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What We Read Today 18 December 2014

Econintersect: Every day our editors collect the most interesting things they find from around the internet and present a summary "reading list" which will include very brief summaries (and sometimes longer ones) of why each item has gotten our attention. Suggestions from readers for "reading list" items are gratefully reviewed, although sometimes space limits the number included.

Obama Announces U.S. and Cuba Will Resume Relations (Peter Baker, The New York Times)  After a year and a half of talks, hosted by Canada and encouraged by Pope Francis, the United States and Cuba will restore diplomatic relations for the first time since they were abandoned by the Eisenhower administration in January 1960.  For more details see articles in the reading list below.

Drought situation improves slightly, but water shortage remains (Hata El Nasser, Al Jazeera)  December rains has helped but there is still a long way top go for drought-stricken California.  It would take 50% more than the normal average precipitation or about 75 inches of rainfall (or snow equivalent) over the next several months to end the drought conditions.  The above normal rainfall for December has totaled up to 19 inches so far with another 1-3 inches expected in the next day or two.  So there is a long way to go.

McSally win gives GOP historic majority in House (Sean Sullivan, The Washington Post)  Republicans clinched their 247th U.S. House seat on Wednesday when GOP challenger Martha McSally officially defeated Rep. Ron Barber (D-Ariz.) after a recount. Republicans will begin the 114th Congress with a 247-188 advantage over Democrats in the House of Representatives. It is the largest GOP majority since Republicans claimed 270 seats in the 1928 election.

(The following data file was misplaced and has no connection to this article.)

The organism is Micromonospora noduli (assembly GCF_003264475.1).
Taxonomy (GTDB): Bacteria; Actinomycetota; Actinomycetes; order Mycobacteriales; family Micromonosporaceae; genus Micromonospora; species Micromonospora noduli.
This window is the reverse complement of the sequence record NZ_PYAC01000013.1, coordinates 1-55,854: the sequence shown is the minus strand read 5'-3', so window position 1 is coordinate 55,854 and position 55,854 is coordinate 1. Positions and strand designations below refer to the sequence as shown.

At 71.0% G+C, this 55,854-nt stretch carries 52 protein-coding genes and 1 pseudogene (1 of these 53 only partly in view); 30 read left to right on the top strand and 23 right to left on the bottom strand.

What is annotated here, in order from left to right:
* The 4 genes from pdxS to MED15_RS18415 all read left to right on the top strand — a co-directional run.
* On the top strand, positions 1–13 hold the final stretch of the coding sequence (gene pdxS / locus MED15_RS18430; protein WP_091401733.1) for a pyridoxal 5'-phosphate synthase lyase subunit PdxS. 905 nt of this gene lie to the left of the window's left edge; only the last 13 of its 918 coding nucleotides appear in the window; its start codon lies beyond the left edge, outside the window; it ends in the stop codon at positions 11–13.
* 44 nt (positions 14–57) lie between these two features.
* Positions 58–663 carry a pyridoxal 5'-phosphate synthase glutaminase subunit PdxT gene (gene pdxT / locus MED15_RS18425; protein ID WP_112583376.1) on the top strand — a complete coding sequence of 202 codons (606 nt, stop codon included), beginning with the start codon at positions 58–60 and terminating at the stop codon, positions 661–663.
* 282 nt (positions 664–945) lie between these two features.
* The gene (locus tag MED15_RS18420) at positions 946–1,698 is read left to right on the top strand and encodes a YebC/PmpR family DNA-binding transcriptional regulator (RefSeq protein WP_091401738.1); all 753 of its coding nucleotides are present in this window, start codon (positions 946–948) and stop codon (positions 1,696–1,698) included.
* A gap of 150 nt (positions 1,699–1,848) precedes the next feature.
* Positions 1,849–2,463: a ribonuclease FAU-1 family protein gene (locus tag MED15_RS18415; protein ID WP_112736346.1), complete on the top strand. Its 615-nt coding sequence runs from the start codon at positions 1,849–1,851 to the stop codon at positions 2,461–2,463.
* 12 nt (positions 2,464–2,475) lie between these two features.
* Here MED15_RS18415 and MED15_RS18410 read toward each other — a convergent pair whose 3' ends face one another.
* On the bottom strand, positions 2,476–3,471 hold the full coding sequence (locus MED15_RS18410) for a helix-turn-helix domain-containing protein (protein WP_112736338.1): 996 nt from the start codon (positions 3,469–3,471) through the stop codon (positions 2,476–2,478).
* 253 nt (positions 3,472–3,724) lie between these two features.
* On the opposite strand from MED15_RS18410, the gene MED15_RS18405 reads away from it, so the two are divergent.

Articles about events, conflicts and disease around the world

Ferguson and Related News



Russia (more 'behind the wall')




Russian ruble firms sharply as government pressures exporters (Vladimir Abramov and Alexander Winning, Reuters)  Great news for Russia, right?  Well, this story is like the weather - if you don't like what you've got wait five minutes.  This article is tome stamped 1:08 pm Wednesday 17 December 2014.  Below is the latest chart on the ruble from  If you follow the link, depending the time you are looking, you may have to change the time scale to see the USD/RUB exchange rate hit its minimum (60) between noon and 1 pm Wednesday 17 December.  By the time the trading closed for the day the exchange rate was back up to 65, as shown by the snapshot below.  The 9% firming for the ruble was mostly gone in just a few more hours.